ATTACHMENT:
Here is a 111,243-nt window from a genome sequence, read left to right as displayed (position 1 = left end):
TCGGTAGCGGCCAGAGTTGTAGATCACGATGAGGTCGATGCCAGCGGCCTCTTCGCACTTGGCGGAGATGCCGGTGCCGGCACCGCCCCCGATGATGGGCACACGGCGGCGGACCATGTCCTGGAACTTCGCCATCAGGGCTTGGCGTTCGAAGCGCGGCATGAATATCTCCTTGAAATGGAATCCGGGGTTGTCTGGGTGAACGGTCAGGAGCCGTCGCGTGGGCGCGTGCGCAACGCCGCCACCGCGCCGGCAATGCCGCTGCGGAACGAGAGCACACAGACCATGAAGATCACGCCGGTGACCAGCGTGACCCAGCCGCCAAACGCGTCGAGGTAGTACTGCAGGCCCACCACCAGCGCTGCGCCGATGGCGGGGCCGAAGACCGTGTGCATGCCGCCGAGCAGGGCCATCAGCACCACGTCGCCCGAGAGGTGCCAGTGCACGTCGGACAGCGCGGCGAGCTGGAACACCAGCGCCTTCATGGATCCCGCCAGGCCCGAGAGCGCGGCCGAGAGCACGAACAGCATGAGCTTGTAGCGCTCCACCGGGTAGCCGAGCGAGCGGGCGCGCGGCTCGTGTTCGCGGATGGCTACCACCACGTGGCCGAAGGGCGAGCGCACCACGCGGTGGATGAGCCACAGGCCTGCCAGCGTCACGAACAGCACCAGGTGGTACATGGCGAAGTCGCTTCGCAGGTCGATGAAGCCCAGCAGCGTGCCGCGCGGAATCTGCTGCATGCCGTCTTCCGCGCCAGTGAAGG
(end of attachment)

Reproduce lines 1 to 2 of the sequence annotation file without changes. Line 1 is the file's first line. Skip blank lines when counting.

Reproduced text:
Here is a 111,243-nt window from a genome sequence, read left to right as displayed (position 1 = left end):
TCGGTAGCGGCCAGAGTTGTAGATCACGATGAGGTCGATGCCAGCGGCCTCTTCGCACTTGGCGGAGATGCCGGTGCCGGCACCGCCCCCGATGATGGGCACACGGCGGCGGACCATGTCCTGGAACTTCGCCATCAGGGCTTGGCGTTCGAAGCGCGGCATGAATATCTCCTTGAAATGGAATCCGGGGTTGTCTGGGTGAACGGTCAGGAGCCGTCGCGTGGGCGCGTGCGCAACGCCGCCACCGCGCCGGCAATGCCGCTGCGGAACGAGAGCACACAGACCATGAAGATCACGCCGGTGACCAGCGTGACCCAGCCGCCAAACGCGTCGAGGTAGTACTGCAGGCCCACCACCAGCGCTGCGCCGATGGCGGGGCCGAAGACCGTGTGCATGCCGCCGAGCAGGGCCATCAGCACCACGTCGCCCGAGAGGTGCCAGTGCACGTCGGACAGCGCGGCGAGCTGGAACACCAGCGCCTTCATGGATCCCGCCAGGCCCGAGAGCGCGGCCGAGAGCACGAACAGCATGAGCTTGTAGCGCTCCACCGGGTAGCCGAGCGAGCGGGCGCGCGGCTCGTGTTCGCGGATGGCTACCACCACGTGGCCGAAGGGCGAGCGCACCACGCGGTGGATGAGCCACAGGCCTGCCAGCGTCACGAACAGCACCAGGTGGTACATGGCGAAGTCGCTTCGCAGGTCGATGAAGCCCAGCAGCGTGCCGCGCGGAATCTGCTGCATGCCGTCTTCCGCGCCAGTGAAGG